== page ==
Have you ever wondered about all these international surveys that are quoted so authoritatively?
The latest, from the Legatum Institute – a think tank founded by “a private investment firm headquartered in Dubai” – has already been widely reported, finding that “New Zealand [is] ranked one of the happiest and safest places in the world,” at which we “beat Australia.”
Break out the bubbly! (As most of the commentariat have indiscrimately done.)
This follows many other survey’s showing New Zealand and its cities to be among the world’s happiest, most prosperous and free, and just as breathlessly reported. (Anything to fill those column inches, he.)
So, great news, if true, right? But have you ever wondered from where exactly all these folk derive their data? I pressed one fellow once whose “freedom index” showed New Zealand at the time to be the world’s freest (earning us their “gold medal for freedom”) earning scores like 9.6 out of 10 for property rights only a few years after the Resource Management Act had taken most of them away.
After a whole riot of wriggling to try to avoid the questioning, he eventually conceded that much of their data is based on subjective surveys sent out to selected “leaders” in each country. And from that news it didn’t take much more to learn that most of those surveys were completed by local cheerleaders desperately keen to trumpet the virtues of their hometown. (Q: Is your place a hell of place to do business? A: [Big tick] Hell, yes!! You’re darn tootin’!)
So, garbage in, and garbage out.
But what about the Legatum Institute’s lovely-looking Prosperity Index? On what basis precisely do we earn a 3.82 for something called “Social Capital” and an apparently whopping 4.09 for “Governance,” yet only a 2.29 for “Economy” and a dire 2.11 for “Health,” I wondered? How does the fact that “One of [NZ’s] notable tech companies, Orion Health, [having] recently established a presence in the Philippines as a base for ASEAN investment,” one of the few actual facts about this country actually cited in the Index, impact on any of those figures?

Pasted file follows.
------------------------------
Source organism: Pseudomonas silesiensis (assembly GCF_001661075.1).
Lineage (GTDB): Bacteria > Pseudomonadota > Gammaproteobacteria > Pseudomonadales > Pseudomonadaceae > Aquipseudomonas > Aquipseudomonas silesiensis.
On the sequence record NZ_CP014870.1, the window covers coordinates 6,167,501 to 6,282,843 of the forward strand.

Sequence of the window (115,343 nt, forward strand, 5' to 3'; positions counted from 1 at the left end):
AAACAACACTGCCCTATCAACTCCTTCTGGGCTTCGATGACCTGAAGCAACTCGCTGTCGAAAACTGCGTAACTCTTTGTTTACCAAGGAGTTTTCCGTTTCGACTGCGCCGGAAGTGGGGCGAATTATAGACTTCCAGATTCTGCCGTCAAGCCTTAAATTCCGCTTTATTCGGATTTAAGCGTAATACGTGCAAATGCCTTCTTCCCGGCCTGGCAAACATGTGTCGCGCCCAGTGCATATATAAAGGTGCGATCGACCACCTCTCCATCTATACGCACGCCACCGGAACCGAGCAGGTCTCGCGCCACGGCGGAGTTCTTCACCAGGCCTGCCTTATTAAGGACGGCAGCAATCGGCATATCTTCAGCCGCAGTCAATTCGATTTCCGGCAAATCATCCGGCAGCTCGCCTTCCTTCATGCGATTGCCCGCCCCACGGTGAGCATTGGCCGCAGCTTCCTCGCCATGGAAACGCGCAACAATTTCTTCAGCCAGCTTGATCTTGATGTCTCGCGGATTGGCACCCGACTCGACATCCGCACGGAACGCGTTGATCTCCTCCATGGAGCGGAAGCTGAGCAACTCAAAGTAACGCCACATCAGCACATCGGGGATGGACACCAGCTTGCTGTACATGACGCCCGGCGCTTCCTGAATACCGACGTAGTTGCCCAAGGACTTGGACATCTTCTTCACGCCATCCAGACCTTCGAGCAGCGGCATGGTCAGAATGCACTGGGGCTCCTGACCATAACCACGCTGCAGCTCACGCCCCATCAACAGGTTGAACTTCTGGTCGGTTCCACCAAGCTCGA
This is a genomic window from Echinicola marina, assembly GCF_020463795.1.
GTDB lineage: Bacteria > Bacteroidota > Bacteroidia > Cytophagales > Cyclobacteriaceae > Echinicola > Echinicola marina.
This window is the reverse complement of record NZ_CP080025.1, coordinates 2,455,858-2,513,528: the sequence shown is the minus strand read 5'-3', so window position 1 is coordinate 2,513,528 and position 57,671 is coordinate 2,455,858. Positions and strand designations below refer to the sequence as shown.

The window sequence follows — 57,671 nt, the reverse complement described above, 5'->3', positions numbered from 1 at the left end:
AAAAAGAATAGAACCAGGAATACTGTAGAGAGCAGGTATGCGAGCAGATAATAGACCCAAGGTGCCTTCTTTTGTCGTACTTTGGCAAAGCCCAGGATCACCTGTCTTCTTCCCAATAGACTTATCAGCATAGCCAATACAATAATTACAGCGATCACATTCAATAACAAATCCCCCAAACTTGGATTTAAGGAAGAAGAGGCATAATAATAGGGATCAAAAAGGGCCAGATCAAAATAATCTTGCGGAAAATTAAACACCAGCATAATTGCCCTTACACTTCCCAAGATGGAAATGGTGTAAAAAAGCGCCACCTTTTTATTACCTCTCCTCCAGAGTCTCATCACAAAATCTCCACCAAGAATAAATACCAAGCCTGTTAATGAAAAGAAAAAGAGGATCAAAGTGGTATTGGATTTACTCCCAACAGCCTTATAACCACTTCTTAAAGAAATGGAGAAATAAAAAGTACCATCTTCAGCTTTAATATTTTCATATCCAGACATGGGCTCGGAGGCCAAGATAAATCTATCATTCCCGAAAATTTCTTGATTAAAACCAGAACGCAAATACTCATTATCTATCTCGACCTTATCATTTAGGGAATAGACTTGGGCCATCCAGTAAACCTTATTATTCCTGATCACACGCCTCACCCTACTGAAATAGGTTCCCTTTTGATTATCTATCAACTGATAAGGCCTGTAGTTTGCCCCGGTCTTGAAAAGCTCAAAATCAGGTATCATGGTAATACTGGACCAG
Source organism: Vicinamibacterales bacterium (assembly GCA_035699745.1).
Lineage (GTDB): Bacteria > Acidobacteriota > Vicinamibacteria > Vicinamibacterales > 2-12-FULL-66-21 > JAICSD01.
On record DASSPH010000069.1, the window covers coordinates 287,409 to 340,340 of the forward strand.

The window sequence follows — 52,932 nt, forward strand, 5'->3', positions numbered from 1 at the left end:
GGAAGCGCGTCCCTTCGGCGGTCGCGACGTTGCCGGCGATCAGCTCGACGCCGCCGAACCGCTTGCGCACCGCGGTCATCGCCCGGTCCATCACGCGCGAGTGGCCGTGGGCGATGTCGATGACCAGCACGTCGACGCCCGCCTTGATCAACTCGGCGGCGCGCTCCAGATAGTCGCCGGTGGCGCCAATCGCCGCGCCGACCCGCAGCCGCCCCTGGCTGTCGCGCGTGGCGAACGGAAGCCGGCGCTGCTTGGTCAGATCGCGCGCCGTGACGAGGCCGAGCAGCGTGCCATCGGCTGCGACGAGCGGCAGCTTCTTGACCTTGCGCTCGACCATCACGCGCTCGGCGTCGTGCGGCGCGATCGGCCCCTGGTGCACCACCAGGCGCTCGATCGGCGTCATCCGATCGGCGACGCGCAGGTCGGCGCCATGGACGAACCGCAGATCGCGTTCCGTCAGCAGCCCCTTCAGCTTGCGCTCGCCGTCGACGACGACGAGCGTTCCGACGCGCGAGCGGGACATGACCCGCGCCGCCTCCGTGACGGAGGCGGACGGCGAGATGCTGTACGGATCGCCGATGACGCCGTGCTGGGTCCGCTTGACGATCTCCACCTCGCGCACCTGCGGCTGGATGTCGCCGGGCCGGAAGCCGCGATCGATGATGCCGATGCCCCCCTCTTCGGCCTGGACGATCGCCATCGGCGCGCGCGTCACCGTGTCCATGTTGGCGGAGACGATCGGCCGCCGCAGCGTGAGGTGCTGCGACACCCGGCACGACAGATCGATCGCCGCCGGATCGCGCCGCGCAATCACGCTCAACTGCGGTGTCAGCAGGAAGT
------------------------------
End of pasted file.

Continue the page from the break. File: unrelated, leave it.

Anyone wondering about any of these things will just be left to continue wondering, it seems. The report’s methodogy section does have a nice diagram full of words like “selecting the variables,” standardisation” and “variable weights,” all making things sound very sciency, and even a nice picture of some kind of machinery. But of information on where all the numbers being crunched derive, we are simply left to scratch our heads and wonder. There is not even a section in the diagram for “gather and assess quality of data.”
Yes, one may read this:
For each country, the latest data available in 2013 were gathered on the 89 independent variables.
And one should note the nice use of the passive verb there. “Were gathered.” But we are never told by whom, or even how – nor yet what data sources (or from whom) the date was gathered from, and how reliable (or not) the numbers may be. Just how these rankings are earned, and where and how are the numbers formed to make them? We are never told.
We are however given “a detailed description of the imputation techniques” utilised to produce missing data, which the reader may delight in finding in their “Technical Index.”
So, garbage out.
Are we happy and prosperous down here at the bottom of the South Pacific? You will learn more by opening the window and looking around you than you will by reading junk like this.